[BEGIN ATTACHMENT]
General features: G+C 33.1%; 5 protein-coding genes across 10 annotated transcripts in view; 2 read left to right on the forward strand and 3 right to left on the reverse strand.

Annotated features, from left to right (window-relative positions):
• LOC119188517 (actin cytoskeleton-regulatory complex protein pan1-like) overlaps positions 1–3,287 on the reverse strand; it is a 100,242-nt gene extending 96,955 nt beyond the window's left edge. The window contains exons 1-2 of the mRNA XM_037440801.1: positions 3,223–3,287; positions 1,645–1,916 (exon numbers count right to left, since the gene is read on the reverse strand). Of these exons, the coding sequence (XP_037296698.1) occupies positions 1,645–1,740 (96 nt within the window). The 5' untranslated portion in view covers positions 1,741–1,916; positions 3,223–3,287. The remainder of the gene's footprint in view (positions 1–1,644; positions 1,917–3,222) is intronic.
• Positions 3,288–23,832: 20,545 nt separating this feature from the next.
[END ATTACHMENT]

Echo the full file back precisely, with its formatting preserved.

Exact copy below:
General features: G+C 33.1%; 5 protein-coding genes across 10 annotated transcripts in view; 2 read left to right on the forward strand and 3 right to left on the reverse strand.

Annotated features, from left to right (window-relative positions):
• LOC119188517 (actin cytoskeleton-regulatory complex protein pan1-like) overlaps positions 1–3,287 on the reverse strand; it is a 100,242-nt gene extending 96,955 nt beyond the window's left edge. The window contains exons 1-2 of the mRNA XM_037440801.1: positions 3,223–3,287; positions 1,645–1,916 (exon numbers count right to left, since the gene is read on the reverse strand). Of these exons, the coding sequence (XP_037296698.1) occupies positions 1,645–1,740 (96 nt within the window). The 5' untranslated portion in view covers positions 1,741–1,916; positions 3,223–3,287. The remainder of the gene's footprint in view (positions 1–1,644; positions 1,917–3,222) is intronic.
• Positions 3,288–23,832: 20,545 nt separating this feature from the next.